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Dancing The Bard 

Hamlet one of three NCDT premiers

Choreographer Mark Diamond, like most creative artists, is not content to rest on yesterday's triumphs. Last season, North Carolina Dance Theatre presented his Streetcar Named Desire." People whose opinion I respect called it the greatest dance he has created since he came to Charlotte. I can't venture an opinion. I had a walk-on in the ballet and you cannot see a ballet from the wings. Diamond's next project for NCDT is the balletization of Shakespeare's immortal tragedy, Hamlet. If I hadn't heard such good reports from knowledgeable people about his success with Streetcar, I might be tempted to think Diamond was being overly ambitious. But in dance, as in other artforms, lightning has indeed been known to strike twice.

The English language is such a beautiful form of communication when used by master playwrights such as William Shakespeare or Tennessee Williams. Converting language into dance movements can be a huge hurdle for a dance creator to overcome. The one thing both have in common is the use of gesture. However, trying to express emotion or the complexities of everyday life strictly through movement is no Sunday stroll in the park.

That might explain why no major dance company in the US or abroad has Hamlet in its current repertoire. This includes the two New York City-based companies (NYC Ballet and American Ballet Theatre) and the San Francisco and Houston Ballet companies. Romeo and Juliet lends itself to ballet a lot more than Hamlet and many choreographers around the world have produced their own original version. Not hard to understand. Romeo and Juliet is a love story, albeit a tragic one. Hamlet, on the other hand, is much more cerebral, not to mention containing the complexities of human existence, political intrigues, etc.

Diamond had hoped to do some preliminary work on composing the ballet this summer when the NCDT dancers spent the summer at Chautauqua primarily working on the season opener, Cinderella. Unfortunately, however, artistic director Jean-Pierre Bonnefoux' health problems (a heart attack followed by a quadruple bypass) prevented this from happening. Diamond had to pinch hit for Bonnnefoux to finish creating Cinderella.

For musical accompaniment for Hamlet, Diamond has chosen Symphony Number 1 by prolific, and Pulitzer-winning modern New York classical composer John Corigliano. Diamond was able to get a head start on the ballet by choosing a beautiful cello solo as a Pas de Deux for his Hamlet and Ophelia. The duet was shown as a "work in progress" at Chautauqua this past summer. The lead role is danced by Russian Alexi Khimenko, a brand new company member. Ophelia will be portrayed by Amy Rice-Robinson. Last season, as Stella Kowalski, she watched her sister's violent descent into madness. Shakespeare showed Ophelia's similar descent a lot more gently. I'm curious to see Diamond's approach.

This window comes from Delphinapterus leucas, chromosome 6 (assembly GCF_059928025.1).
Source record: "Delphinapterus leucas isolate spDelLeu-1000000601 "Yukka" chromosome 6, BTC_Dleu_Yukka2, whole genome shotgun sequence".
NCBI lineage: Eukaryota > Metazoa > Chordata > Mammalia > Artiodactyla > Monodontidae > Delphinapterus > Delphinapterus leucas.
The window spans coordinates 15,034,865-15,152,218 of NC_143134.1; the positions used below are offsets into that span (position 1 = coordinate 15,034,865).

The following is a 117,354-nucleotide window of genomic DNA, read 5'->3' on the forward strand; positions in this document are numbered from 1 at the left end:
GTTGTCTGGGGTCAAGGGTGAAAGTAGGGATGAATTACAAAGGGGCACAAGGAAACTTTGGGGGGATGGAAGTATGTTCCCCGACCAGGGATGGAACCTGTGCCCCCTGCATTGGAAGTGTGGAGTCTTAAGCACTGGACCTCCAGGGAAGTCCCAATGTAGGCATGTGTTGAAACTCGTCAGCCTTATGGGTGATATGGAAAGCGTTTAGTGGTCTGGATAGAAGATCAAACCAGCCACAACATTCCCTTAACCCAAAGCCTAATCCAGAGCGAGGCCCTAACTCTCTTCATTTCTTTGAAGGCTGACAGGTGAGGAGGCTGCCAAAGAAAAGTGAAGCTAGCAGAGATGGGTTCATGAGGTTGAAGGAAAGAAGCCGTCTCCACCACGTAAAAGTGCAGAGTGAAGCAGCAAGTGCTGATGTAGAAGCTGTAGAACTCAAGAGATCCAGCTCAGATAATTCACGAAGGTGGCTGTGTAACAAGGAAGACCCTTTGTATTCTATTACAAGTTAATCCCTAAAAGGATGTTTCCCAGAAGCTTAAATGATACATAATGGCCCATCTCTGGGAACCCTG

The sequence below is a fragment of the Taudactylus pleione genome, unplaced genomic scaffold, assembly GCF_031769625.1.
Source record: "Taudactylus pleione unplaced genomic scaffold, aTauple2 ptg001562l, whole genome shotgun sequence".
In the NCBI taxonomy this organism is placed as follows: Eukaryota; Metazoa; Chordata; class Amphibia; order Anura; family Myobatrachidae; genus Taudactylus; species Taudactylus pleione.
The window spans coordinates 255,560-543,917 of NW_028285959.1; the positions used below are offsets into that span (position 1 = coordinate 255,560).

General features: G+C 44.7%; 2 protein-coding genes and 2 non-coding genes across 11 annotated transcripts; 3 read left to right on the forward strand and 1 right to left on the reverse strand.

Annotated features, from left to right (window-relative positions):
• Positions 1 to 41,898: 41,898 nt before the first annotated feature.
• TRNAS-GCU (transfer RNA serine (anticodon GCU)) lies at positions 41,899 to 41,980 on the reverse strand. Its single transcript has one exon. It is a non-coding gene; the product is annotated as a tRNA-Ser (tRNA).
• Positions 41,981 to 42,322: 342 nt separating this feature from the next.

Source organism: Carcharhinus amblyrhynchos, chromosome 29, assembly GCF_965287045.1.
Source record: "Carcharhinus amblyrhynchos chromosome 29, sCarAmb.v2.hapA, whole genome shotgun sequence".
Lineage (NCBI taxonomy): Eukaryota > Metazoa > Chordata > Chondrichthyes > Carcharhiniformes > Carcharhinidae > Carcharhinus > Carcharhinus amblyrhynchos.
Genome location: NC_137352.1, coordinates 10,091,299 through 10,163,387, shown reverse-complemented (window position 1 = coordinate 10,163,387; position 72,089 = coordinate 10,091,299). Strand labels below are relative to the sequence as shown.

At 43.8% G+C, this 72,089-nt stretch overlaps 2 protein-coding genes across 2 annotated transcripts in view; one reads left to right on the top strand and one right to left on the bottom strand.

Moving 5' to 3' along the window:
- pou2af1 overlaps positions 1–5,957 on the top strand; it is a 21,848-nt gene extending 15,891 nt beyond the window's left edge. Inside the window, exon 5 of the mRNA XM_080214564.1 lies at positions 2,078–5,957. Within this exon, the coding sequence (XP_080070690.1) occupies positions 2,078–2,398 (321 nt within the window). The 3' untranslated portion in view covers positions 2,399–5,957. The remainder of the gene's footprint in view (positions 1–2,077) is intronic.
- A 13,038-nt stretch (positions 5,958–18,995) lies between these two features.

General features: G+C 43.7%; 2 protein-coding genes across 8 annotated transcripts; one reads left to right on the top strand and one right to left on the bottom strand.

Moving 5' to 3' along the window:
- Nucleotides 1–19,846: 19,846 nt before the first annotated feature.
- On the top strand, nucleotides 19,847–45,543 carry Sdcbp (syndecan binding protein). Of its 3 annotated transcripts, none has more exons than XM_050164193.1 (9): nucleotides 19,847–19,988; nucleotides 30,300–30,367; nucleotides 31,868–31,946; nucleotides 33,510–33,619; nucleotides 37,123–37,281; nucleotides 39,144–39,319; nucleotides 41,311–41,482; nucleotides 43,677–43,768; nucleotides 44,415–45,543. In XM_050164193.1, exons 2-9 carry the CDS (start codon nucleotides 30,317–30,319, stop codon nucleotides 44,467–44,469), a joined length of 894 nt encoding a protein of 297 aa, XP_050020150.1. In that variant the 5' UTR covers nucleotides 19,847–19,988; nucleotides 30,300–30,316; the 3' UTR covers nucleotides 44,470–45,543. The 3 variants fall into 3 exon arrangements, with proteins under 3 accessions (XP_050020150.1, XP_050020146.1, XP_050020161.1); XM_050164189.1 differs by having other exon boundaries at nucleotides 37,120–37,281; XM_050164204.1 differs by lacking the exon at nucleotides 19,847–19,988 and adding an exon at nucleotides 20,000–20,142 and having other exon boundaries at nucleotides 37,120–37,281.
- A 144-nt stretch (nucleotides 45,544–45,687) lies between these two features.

Dwight Rhoden spent many years dancing with the Alvin Ailey company, rising to the rank of principal dancer. He was given the opportunity to choreograph dances for the Ailey company, and has created over 30 ballets for companies including the Dayton Contemporary Dance Company and the Dance Theatre of Harlem. NCDT artistic director Jean-Pierre Bonnefoux invited Rhoden to create a new world premiere for the company. The result is the program's second world premier, Verge, a combination of ballet, modern dance and jazz.

In 1994, Rhoden and Desmond Richardson -- formerly of American Ballet Theater and nominated for a Tony award for his work in the Broadway smash Fosse -- formed a NYC-based dance company called Complexions dedicated to the "uniqueness of artists from different cultures and races." NCDT received a grant from the National Endowment for the Arts to enable Rhoden to create, and Richardson to appear as guest artist, with NCDT in a work that will put this credo on the Blumenthal PAC stage.

Alonzo King is hot. Not only is his choreography sought after by dance companies all over the country, he's developing am enviable reputation internationally. On three previous visits to Charlotte, he has presented world premieres. This time he is offering the Charlotte premiere of his ballet Tango, which celebrates the sensuous music of Argentinian tango master Astor Piazzolla.

Performances of these three world premiers will be at the Blumenthal Performing Arts Center Friday and Saturday, February 8 and 9 at 8pm with a Saturday matinee at 2pm. Tickets range from $17-$50, available at the box office in Founders Hall (704-372-1000) or Ticketmaster. *

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